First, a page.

Agriculture is the base of our survival, the source of what we consume. Traditionally, agriculture has been a ‘manned’ sector. But of late challenges in the form of labour shortage threaten its very survival. So, should agriculture finally give up its stubbornness and adopt technology? Let us find out
Agricultural robots are semi-autonomous machines capable of carrying out soil preparation, seeding, weeding, pest control, and other agricultural tasks. By automating many of the labour-intensive, repetitive tasks, farming efficiency can be increased.
In recent times, agriculture has been facing immense challenges. While the global population continues to grow, available agricultural land has been declining. The Covid-19 crisis has further aggravated the issue. Labour shortage had always been a major problem, but with the recent spate of lockdowns and labour movement restrictions, things have become worse. Adding insult to injury are the skyrocketing labour prices.
Much like in other major industries, technology offers a solution. The good news is that robotics and automation costs have been falling throughout the past two decades, which makes the possibility of automation too good to ignore.
Existing trends in agricultural robotics
As of autumn 2021, nearly fifty field and harvest robots were commercially available or in the advanced stages of development. These included:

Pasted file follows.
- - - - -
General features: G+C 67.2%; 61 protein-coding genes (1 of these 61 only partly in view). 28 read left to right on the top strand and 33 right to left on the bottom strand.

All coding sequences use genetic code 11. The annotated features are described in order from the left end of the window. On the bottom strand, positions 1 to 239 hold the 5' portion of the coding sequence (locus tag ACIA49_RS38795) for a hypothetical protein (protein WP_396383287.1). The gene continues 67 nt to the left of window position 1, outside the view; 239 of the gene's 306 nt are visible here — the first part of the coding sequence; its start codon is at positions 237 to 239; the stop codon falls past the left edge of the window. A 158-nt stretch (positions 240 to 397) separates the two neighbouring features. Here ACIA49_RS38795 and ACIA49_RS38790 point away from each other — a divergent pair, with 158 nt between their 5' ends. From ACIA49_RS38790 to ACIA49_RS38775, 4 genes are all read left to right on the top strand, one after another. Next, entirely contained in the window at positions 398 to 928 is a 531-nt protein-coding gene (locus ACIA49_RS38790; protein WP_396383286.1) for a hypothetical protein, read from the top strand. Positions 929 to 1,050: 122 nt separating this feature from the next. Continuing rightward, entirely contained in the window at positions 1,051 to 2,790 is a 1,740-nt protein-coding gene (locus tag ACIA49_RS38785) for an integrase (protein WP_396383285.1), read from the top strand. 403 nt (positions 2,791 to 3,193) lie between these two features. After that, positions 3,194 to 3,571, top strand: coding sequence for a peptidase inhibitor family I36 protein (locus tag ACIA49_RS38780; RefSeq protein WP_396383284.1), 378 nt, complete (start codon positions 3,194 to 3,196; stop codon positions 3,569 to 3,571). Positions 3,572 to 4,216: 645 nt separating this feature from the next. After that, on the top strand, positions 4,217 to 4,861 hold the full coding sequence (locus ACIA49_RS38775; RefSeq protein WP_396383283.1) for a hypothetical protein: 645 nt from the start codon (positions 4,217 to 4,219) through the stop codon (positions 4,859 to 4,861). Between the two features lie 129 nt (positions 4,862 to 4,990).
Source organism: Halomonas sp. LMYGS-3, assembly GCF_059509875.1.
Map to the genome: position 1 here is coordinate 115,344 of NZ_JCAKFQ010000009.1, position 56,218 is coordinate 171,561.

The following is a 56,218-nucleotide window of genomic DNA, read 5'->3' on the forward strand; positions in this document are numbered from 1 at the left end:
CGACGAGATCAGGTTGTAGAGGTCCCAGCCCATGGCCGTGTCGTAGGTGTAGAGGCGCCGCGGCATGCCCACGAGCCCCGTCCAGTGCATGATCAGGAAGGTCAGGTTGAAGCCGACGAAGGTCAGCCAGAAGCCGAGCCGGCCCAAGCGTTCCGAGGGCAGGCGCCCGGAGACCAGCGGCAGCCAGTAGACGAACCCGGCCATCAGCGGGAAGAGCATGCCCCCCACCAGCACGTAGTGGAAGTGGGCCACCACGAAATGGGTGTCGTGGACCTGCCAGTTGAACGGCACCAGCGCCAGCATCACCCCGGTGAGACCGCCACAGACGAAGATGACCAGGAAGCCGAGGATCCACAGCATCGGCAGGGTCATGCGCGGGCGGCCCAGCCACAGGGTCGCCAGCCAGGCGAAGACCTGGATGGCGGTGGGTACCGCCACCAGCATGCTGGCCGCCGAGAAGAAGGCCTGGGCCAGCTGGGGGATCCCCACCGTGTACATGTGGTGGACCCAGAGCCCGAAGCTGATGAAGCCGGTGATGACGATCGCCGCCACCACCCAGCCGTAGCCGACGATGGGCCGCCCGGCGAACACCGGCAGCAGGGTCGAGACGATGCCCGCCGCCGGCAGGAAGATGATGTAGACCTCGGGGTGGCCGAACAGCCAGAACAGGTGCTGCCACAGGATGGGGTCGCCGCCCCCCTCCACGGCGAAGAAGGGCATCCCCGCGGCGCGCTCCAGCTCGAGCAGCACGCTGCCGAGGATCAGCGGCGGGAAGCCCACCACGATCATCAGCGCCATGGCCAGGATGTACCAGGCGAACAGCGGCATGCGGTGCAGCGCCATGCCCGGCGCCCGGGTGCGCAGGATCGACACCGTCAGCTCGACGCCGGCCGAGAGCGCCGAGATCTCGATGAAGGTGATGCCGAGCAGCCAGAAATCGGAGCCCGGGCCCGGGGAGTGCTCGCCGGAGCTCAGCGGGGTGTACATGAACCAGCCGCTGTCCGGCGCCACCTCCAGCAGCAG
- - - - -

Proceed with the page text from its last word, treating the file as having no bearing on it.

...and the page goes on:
- Weed and pest control robots
- Seeding robots
- Fully autonomous tractors
- Fresh fruit and vegetable harvesting robots
- Agricultural drones
- Milking robots
- Autonomous carriers and platform robots
The most commercially developed robots are milking robots and agricultural drones. Milking robots can be operated indoors and under unpredictable conditions. Cows can be easily trained to work with them.
Agricultural drones are best suited for imaging applications. Unmanned aerial vehicles (UAVs) can also be used for the delivery of organic herbicides to a field. The only issue here is that drones can only carry small payloads and have limited autonomy.
Another popular field robot is the weeding robot, which is meant for weed removal. The weeding robot helps eliminate manual weeding, which is quite labour-intensive. The robot also helps in cutting down the use of synthetic herbicides.
The state of development for a large diversity of depends upon how technically demanding it is. So, while milking robots are less complex to develop, making them highly commercially available, robots for fresh fruit and vegetable harvesting are undergoing research as they require complex AI systems for distinguishing crops at different stages of lifecycle and under different weather conditions.
Autonomous tractors: A possibility?
While it is nice to conceptualise the development of autonomous tractors thanks to all the talk going around advanced driver-assistance systems (ADAS) and autonomous vehicles (AVs), an evolutionary pathway is ideal before self-driving tractors emerge. The first type is guidance tractors that help farmers drive tractors with less fatigue. It should also enable farmers to work under dark lighting conditions and ensure the entire field gets covered. A robust GPS technology is the best tool for assistance.